History

Yellowknife Then and Now: 50/50 Intersection

We haven’t posted a then and now series post in about two years and we think that is far too long. The good thing is we can always pick the series right back up again and look into Yellowknife’s past.

Landscapes change, buildings change, vehicles change, but Yellowknife is always recognizable. In this post, we are featuring the intersection of 50th Avenue (Franklin Avenue) and 50th Street (Range Street).

There are several differences between the two photos below. The first one taken sometime in the 1970’s, with the recent one taken only two weeks ago as of this posting. One of the most notable changes is what appears to be The Bank of Nova Scotia is no long in the infamous 50/50 lot. I believe this building was also the local rec hall before being torn down.

Other changes include the change in the Bank of Commerce, which is now the CIBC. The Arthur Laing Building building was missing its top floor which was constructed after the initial build to create more government offices.

One other change that can be seen is the details in the beautification of downtown Yellowknife. In the later photo, there are no garbage cans, flowers or public art displays, but all of those things are present today.

frankline-ave-70s-Stephen-Tanner-3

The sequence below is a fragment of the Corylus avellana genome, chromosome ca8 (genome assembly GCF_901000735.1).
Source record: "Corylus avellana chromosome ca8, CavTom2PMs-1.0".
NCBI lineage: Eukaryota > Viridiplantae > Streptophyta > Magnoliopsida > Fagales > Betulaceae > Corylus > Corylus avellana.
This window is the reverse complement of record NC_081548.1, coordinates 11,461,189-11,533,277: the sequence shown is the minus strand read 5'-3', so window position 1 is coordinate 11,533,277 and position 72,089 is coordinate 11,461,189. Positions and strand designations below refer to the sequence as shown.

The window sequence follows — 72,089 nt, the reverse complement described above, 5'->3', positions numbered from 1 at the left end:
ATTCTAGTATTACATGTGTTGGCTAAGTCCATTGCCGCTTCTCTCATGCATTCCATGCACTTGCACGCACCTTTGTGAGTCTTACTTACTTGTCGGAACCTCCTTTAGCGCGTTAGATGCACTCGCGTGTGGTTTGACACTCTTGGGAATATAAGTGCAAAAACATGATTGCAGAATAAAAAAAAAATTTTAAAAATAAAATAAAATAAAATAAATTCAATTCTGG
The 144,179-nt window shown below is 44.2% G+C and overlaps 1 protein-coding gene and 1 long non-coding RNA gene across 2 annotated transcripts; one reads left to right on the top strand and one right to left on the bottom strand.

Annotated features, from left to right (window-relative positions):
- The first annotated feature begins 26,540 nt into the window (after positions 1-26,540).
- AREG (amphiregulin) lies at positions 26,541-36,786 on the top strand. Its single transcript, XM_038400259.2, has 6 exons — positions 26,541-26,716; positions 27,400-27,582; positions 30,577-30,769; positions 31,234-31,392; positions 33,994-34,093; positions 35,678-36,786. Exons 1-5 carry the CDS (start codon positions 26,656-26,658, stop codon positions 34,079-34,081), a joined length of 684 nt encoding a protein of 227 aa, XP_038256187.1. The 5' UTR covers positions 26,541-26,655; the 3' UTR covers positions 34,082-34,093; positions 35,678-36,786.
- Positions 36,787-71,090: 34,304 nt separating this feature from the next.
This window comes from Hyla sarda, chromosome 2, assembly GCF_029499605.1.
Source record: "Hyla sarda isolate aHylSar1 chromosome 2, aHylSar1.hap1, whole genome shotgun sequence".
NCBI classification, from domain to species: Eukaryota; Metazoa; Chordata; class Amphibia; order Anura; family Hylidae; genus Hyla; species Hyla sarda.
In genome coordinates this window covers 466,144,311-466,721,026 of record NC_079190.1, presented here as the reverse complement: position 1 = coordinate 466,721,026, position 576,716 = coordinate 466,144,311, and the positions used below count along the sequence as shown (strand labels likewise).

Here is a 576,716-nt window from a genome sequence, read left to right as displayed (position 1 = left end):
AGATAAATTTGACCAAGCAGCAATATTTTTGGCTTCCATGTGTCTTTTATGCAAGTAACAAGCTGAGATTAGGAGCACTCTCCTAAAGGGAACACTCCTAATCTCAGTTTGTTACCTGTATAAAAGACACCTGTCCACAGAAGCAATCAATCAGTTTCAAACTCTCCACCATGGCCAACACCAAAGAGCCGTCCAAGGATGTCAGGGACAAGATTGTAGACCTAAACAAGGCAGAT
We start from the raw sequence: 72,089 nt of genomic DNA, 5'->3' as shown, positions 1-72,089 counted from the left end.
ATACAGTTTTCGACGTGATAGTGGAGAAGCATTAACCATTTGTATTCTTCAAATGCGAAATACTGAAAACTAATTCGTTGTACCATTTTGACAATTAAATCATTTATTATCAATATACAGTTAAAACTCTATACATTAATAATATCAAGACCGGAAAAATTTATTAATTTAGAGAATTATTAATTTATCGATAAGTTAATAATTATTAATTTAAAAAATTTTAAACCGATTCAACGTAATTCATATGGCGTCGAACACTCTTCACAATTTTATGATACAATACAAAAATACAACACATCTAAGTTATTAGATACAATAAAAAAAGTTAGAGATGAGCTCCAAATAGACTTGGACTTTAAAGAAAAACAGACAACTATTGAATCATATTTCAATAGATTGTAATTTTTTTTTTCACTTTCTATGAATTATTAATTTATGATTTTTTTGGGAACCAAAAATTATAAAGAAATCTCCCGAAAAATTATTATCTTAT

Photo by: Gerald Tanner 1970s/Yellowknife

frankline-ave-70s-Stephen-Tanner-3-Now

Photo by: Kyle Thomas 2016/Yellowknife

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If we have incorrectly credited a photo please let us know and we’ll make sure it is corrected.

If you have photos of Yellowknife’s past, the city, buildings, landscapes and want to share them please email me through the contact page, as I’d love to continue this series.

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About the author

Kyle Thomas

Kyle grew up in Yellowknife and is a local entrepreneur, bread maker, and Yellowknife-ophile who is addicted to learning as much as he can about the community and sharing it with anyone who'll listen. In 2009 he developed YkOnline.ca. A website all about living, working and thriving in Yellowknife for residents, newcomers, and visitors.

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